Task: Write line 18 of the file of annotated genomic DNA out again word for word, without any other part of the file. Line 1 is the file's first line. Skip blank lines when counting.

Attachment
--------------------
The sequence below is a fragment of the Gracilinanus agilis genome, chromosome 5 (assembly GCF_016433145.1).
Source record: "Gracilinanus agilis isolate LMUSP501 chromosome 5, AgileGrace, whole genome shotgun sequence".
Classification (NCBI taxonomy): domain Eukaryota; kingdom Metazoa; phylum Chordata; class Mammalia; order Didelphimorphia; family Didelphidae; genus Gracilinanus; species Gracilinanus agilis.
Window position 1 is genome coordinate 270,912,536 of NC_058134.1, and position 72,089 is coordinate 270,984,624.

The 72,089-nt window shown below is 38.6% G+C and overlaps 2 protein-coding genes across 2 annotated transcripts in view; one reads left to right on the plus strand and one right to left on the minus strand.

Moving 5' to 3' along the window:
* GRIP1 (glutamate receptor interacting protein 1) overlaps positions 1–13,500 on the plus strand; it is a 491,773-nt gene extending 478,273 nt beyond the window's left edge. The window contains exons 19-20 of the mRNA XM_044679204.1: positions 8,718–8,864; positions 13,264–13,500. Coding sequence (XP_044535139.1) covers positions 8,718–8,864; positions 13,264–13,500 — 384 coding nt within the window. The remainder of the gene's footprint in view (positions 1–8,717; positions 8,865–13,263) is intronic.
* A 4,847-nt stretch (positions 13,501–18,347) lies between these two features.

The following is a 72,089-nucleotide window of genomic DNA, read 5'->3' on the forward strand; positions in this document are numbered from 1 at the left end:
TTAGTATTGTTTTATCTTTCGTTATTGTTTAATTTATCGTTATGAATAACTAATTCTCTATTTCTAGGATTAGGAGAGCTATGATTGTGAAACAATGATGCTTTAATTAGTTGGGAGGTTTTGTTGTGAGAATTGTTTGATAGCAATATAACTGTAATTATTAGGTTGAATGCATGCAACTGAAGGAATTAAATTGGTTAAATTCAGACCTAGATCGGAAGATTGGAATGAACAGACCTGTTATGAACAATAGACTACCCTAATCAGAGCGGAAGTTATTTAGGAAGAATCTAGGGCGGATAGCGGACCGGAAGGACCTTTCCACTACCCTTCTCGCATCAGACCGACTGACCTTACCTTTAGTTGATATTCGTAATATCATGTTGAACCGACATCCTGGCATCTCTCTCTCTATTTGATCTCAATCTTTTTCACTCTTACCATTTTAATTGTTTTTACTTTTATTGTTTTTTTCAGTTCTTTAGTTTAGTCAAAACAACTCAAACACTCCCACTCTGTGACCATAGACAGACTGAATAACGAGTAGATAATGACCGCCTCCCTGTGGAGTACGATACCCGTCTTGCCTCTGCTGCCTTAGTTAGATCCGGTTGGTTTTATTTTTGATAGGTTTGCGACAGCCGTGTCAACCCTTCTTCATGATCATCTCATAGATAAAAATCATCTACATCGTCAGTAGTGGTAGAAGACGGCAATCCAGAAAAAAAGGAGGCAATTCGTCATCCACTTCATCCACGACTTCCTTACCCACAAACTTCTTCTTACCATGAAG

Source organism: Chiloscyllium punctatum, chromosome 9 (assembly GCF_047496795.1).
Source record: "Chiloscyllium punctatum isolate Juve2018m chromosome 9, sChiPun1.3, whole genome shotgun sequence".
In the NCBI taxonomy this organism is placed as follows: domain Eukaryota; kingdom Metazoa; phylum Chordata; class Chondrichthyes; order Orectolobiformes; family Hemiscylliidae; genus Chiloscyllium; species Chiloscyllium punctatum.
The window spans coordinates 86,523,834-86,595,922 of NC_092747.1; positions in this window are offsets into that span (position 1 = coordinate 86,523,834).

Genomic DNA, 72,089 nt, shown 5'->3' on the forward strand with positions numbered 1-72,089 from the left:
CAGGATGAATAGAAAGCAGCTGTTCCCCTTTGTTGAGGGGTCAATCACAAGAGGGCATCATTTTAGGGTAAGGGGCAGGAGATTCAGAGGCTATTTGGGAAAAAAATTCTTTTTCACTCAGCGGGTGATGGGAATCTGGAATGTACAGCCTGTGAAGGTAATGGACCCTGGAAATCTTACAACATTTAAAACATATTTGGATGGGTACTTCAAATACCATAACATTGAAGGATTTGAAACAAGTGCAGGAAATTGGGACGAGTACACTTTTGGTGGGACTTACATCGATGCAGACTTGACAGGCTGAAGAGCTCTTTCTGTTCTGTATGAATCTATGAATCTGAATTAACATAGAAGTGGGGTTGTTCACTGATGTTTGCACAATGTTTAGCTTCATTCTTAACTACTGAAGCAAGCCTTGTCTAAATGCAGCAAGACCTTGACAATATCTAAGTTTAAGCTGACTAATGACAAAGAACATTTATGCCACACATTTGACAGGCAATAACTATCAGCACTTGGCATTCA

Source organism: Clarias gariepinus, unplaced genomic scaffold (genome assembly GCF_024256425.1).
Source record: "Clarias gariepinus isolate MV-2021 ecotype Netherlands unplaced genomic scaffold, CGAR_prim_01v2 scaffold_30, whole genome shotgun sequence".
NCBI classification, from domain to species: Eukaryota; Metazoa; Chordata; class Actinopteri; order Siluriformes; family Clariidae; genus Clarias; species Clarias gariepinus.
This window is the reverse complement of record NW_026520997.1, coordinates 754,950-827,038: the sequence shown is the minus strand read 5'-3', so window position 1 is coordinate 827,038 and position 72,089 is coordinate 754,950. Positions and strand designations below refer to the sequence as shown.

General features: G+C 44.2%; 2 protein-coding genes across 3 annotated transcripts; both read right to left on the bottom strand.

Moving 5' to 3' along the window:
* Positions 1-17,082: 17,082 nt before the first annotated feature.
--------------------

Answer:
Source record: "Clarias gariepinus isolate MV-2021 ecotype Netherlands unplaced genomic scaffold, CGAR_prim_01v2 scaffold_30, whole genome shotgun sequence".